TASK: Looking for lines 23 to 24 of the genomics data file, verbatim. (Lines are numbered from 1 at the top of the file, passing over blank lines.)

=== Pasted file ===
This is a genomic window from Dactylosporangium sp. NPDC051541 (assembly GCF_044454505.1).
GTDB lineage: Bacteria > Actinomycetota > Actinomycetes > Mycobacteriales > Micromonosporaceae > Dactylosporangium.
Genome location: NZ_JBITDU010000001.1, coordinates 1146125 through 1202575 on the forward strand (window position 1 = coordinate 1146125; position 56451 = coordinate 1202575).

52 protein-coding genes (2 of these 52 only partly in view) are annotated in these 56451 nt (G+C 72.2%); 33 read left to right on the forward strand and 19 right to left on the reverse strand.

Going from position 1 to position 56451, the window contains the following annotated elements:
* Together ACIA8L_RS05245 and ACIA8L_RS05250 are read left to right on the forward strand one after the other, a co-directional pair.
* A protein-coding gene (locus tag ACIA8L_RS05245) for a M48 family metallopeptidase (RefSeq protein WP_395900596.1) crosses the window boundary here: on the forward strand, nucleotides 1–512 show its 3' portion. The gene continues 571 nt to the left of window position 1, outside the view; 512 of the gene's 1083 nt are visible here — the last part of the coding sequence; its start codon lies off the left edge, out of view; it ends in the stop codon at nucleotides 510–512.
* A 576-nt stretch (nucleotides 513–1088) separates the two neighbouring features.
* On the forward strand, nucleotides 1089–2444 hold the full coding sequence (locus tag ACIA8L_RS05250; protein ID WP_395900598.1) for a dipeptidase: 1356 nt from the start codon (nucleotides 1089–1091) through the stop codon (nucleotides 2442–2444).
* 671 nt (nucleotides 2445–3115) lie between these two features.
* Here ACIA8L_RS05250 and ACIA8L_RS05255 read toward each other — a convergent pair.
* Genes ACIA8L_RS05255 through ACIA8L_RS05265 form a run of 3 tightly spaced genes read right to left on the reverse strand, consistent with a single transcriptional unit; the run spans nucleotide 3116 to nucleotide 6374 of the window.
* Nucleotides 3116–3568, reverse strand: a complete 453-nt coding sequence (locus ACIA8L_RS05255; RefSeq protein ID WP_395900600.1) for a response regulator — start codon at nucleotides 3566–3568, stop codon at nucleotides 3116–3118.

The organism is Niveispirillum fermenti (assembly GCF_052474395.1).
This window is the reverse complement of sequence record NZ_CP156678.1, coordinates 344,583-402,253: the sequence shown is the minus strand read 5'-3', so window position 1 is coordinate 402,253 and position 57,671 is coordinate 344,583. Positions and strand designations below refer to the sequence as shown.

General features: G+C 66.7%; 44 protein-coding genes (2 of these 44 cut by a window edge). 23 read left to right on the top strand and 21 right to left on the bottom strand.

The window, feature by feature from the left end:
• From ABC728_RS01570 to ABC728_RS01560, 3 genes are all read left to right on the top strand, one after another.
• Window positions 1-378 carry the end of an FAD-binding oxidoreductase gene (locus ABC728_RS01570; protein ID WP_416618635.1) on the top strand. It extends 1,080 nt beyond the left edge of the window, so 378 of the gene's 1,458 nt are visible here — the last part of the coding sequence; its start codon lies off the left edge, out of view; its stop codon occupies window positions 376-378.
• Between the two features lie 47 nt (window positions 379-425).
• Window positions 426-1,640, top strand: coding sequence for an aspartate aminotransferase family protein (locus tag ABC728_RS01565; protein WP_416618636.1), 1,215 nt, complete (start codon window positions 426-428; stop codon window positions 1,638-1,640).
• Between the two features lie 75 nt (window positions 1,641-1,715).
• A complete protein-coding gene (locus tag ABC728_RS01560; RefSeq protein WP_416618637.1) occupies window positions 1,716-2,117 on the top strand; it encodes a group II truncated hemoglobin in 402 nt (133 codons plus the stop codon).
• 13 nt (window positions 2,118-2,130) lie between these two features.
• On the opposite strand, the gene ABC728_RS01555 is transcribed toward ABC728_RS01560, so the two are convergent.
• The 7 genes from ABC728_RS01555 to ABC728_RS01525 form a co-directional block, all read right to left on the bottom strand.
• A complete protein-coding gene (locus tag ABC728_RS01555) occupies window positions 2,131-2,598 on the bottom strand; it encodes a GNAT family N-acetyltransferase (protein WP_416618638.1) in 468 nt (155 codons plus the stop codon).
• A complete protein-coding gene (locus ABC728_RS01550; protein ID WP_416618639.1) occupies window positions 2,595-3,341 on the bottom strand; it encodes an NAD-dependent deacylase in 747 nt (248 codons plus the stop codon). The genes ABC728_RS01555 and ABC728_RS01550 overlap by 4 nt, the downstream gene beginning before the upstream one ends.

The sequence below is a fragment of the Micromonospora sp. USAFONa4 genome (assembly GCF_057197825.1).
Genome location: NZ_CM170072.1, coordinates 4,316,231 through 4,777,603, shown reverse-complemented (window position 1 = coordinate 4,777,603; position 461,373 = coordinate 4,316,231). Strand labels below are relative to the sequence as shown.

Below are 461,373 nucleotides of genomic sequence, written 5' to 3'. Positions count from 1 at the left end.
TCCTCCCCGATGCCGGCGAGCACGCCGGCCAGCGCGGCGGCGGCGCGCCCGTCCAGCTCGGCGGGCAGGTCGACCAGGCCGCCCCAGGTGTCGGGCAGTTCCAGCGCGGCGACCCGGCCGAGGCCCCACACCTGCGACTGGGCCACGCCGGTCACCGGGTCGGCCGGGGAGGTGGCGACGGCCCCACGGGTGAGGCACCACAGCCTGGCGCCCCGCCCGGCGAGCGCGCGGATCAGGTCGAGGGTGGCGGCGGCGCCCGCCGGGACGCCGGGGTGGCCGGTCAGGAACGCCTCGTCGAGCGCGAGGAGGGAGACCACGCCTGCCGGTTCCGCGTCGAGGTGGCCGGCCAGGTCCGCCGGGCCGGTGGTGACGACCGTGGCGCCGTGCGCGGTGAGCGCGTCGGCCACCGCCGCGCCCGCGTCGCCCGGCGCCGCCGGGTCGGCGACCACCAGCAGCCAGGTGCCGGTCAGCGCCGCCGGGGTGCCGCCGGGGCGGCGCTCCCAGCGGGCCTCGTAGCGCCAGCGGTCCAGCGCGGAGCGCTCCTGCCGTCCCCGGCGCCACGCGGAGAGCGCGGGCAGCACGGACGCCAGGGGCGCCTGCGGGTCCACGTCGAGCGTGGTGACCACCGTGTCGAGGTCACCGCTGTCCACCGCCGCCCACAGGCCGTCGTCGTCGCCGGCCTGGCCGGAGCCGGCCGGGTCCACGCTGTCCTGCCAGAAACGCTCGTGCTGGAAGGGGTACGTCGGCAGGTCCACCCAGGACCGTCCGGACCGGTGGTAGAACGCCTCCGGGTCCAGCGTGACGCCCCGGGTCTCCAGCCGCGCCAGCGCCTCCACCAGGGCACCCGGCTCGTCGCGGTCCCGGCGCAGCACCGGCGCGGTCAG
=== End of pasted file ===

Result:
• A complete protein-coding gene (locus tag ABC728_RS01560; RefSeq protein WP_416618637.1) occupies window positions 1,716-2,117 on the top strand; it encodes a group II truncated hemoglobin in 402 nt (133 codons plus the stop codon).
• 13 nt (window positions 2,118-2,130) lie between these two features.